Edited by Blether (log)

QUIET!  People are trying to pontificate.

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That's beautifully decorated, SheenaGreena, especially given how difficult a medium blueberries and rasps must be.

And great-looking brisket, meredithla. Those onions ! I think another way of doing it is with cloves, rather than garlic, isn't it ?

Over here, Awadhi-style ("Oudh-style") Kofta from Uttar Pradesh, from The Classic 1000 Indian Dishes, edited by Wendy Hobson.

DSCF0023.JPG

- with saffron Basmati and a crunchy broccoli masala. First try at this recipe, for a dish I've neither seen nor eaten, but I'll definitely be back: ground lamb, lots of garlic, a little ginger, home-blend garam masala, home-grown chillis, cumin & coriander ground from whole, the usual drill. The koftas bound with gram flour and egg. The sauce is nicely tart with yoghurt and a little tomato. I need to finish it looser, I think - there wasn't enough to make a bed on top of the rice, hence the dollop. I need to use the careful composition to hide, rather than highlight, the chipped crockery, too :rolleyes:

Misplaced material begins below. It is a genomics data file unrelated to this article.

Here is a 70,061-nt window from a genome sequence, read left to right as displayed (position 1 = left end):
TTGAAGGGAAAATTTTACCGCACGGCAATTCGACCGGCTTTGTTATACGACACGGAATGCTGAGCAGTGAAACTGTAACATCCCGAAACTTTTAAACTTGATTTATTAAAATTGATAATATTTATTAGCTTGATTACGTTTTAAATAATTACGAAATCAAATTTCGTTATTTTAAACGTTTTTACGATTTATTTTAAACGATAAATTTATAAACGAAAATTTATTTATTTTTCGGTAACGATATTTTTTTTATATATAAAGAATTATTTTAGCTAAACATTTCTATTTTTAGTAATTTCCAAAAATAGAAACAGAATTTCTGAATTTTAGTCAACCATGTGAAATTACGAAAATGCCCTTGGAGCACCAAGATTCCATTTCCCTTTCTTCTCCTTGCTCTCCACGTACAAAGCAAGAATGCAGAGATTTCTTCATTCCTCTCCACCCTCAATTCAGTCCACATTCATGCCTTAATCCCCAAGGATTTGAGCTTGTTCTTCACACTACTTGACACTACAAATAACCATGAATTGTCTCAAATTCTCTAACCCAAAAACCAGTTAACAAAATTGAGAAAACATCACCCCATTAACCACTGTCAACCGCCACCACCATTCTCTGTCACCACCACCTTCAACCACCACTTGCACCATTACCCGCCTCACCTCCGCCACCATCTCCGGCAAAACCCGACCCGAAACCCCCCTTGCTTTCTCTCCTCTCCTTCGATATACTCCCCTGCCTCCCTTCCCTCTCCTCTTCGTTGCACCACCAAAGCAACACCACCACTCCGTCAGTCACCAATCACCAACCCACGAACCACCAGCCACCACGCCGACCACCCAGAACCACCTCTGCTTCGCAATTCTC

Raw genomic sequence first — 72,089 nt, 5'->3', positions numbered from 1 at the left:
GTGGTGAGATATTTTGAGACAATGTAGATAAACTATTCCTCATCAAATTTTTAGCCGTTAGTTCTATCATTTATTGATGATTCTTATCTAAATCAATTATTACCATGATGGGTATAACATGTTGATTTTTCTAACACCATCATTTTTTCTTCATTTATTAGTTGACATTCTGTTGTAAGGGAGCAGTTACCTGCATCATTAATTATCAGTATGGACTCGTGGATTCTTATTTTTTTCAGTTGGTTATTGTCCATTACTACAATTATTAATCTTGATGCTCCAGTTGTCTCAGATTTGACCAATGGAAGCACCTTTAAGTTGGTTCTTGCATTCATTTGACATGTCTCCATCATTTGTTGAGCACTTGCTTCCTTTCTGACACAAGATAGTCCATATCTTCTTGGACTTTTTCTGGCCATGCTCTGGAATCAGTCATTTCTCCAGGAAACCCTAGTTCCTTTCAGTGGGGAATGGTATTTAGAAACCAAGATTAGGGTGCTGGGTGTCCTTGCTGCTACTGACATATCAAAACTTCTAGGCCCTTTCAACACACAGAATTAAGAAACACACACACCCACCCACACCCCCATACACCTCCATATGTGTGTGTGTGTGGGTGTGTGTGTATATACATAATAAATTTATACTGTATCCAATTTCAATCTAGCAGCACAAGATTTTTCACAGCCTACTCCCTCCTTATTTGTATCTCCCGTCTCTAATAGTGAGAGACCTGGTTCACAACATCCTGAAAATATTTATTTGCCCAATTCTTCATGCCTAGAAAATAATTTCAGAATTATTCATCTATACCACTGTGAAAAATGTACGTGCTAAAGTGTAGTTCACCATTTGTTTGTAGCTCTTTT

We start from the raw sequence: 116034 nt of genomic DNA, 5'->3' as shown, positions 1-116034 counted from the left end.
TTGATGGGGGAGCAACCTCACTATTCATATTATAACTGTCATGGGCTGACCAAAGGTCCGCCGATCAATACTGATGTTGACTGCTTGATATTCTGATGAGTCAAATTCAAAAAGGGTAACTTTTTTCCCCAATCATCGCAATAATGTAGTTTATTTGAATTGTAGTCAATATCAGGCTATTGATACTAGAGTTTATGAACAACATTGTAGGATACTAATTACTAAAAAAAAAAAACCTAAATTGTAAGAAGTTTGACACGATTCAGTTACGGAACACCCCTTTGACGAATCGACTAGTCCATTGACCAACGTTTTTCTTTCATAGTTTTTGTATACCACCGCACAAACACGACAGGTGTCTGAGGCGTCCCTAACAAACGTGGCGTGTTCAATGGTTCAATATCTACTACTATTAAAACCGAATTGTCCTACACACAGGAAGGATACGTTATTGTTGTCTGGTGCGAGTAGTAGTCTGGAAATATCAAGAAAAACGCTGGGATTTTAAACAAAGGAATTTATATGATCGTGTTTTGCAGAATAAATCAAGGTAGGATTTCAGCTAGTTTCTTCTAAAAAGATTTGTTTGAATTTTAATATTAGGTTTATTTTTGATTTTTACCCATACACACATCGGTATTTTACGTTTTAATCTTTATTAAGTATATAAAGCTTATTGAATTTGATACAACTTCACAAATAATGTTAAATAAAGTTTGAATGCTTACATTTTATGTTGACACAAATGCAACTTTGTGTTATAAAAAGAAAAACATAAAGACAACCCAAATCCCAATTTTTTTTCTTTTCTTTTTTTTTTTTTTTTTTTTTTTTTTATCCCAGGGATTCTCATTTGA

Blether, NEVER tell on yourself! If you had not mentioned a chip, I would have thought it was a strong highlight! :laugh:

"Commit random acts of senseless kindness"

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For years I have lurked around the egullet forums, admiring everyone's savory and sweet creations which always look so delectable, but never feeling confident enough to post my own results. Well I recently bit the bullet over in the Daily Sweets thread and guess I should just dive in here, too.

That said, here is duck breast with lingonberry sauce over garlic mashed potatoes and haricot verts.

duck.jpg

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Blether, NEVER tell on yourself! If you had not mentioned a chip, I would have thought it was a strong highlight! :laugh: